“Are you sure?” the woman responded, sporting a mischievous twinkle in her eyes. After all she had been through, Lysirah was not in the mood to parry sarcastic cracks with this stranger. She mumbled something under the oxygen mask and the woman carefully removed it to make her patient more intelligible.

Pakshet ka.”

“That’s better,” the woman said, understanding the tone of the response if not the dialect, and chuckled softly. “Yes, you’re doing just fine, all things considered.”

The subsequent physical exam, neuraxial fluid collection and blood samples were tolerable only because the woman performed these tasks with the competence of a seasoned professional, and inspired a trust that made up for any procedural discomfort. Lysirah’s attitude further softened as the woman gently wiped away the remaining cryofluid, washed the residue from her hair and helped her into a clean uniform. She entered a notation on the dataslate, and gauged her patient with an expression that was an odd mix of pride, relief and a little sorrow. Something about her seemed vaguely familiar, but the woman’s tunic had no insignia or identity plate.

“Uh, do we know each other?”

“Not really, no,” she answered. “But I wanted to be here for your emergence.”

“The others that were with me on the Avalon– are they alright?”

“I understand that you have many questions,” she said with a small smile. The woman placed the dataslate on a nearby console and took Lysirah’s hand within the grip of her prosthetic. It was surprisingly supple and warm. “But the answers are not mine to give. Not yet. Pleida will be here soon.”

“Pleida is here?”

As if on cue, the bulkhead doors parted and a woman with a meticulously shaven scalp entered the medical suite, her tall frame and athletic physique accentuated by a sleeveless, pale robe. Intricate patterns of tattoos adorned her olive skin, depicting sequences of nested metrical equations that wrapped sinuously around her limbs and across muscled shoulders. Lysirah had no rational explanation, but she knew without a doubt that the regal individual who now approached her was Pleida.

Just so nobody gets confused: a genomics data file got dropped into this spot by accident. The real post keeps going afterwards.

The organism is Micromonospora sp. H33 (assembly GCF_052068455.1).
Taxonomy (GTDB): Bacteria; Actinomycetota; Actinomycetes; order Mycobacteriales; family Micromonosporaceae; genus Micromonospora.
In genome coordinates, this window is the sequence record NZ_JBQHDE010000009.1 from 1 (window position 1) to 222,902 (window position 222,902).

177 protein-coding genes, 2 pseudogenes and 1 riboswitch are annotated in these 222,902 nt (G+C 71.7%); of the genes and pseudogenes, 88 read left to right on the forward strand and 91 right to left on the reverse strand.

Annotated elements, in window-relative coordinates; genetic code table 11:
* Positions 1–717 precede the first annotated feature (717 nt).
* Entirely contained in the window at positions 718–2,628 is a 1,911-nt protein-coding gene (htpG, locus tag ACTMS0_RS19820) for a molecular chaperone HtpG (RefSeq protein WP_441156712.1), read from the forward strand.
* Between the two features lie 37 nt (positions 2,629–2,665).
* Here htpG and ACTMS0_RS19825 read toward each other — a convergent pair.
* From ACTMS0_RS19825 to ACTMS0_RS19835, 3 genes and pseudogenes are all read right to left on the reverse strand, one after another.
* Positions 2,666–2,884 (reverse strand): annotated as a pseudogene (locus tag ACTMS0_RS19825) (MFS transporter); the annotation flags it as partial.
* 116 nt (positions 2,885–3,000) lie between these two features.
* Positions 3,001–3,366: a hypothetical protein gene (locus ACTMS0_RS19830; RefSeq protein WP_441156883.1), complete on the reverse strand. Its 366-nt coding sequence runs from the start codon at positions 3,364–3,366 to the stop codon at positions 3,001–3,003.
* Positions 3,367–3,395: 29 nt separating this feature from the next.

“How is she, Doctor?”

“Abrasive, irreverent and profane,” the Doctor replied, catching the dirty look from her patient. “Quite normal, according to some of your prior descriptions.”

Although Lysirah didn’t like being the subject of a private joke, it contained enough truth to temper her indignation. She looked at Pleida, noting the subtle likenesses within everything that was different about her, and realized she could finally share all that had been left unsaid before this auspicious reunion. But so many thoughts and emotions fought for expression as to render her almost speechless, and so she blurted out the first thing that came to mind.

“Pleida, you… changed your hair.”

A moment passed as Pleida gazed back at her, and then both she and the Doctor started to laugh. Lysirah laughed with them, seeing the absurdity of the comment in light of her mentor’s radical transformation. Then all at once, the doubt, fear and horror that were pushed aside during the crisis erupted from her, an emotional purge that could no longer be contained. Her spirited laughter dissolved into racking sobs, and Pleida embraced the young woman tightly as she broke down.

“I’m sorry, Pleida!” she cried, as tears flowed freely. “I never wanted to make you angry with me! But I couldn’t leave Magda’s girl behind… like I was… not again.”

Pleida held the young woman as she wept, supporting her through the painful catharsis. The Doctor had started to shed her own tears, and as she backed away Pleida reached out and gently stopped her from leaving. Be strong for her.

“What about the others?” Lysirah asked when she had calmed herself, searching their faces. “Are they alright?”

“Everyone was rescued,” the Doctor reported, after regaining her composure. “We also recovered… Magda’s body.”

“And the Avalon,” Lysirah continued, sniffling and dabbing at her eyes with the sleeve of her uniform. “Were you able to get the-”

“I did not come for the fucking ship, Lysirah,” Pleida declared, taking the young woman’s face into her hands and wiping away the tears she found there. “I came to save what was most important to me. I came for you.”

“But I thought-”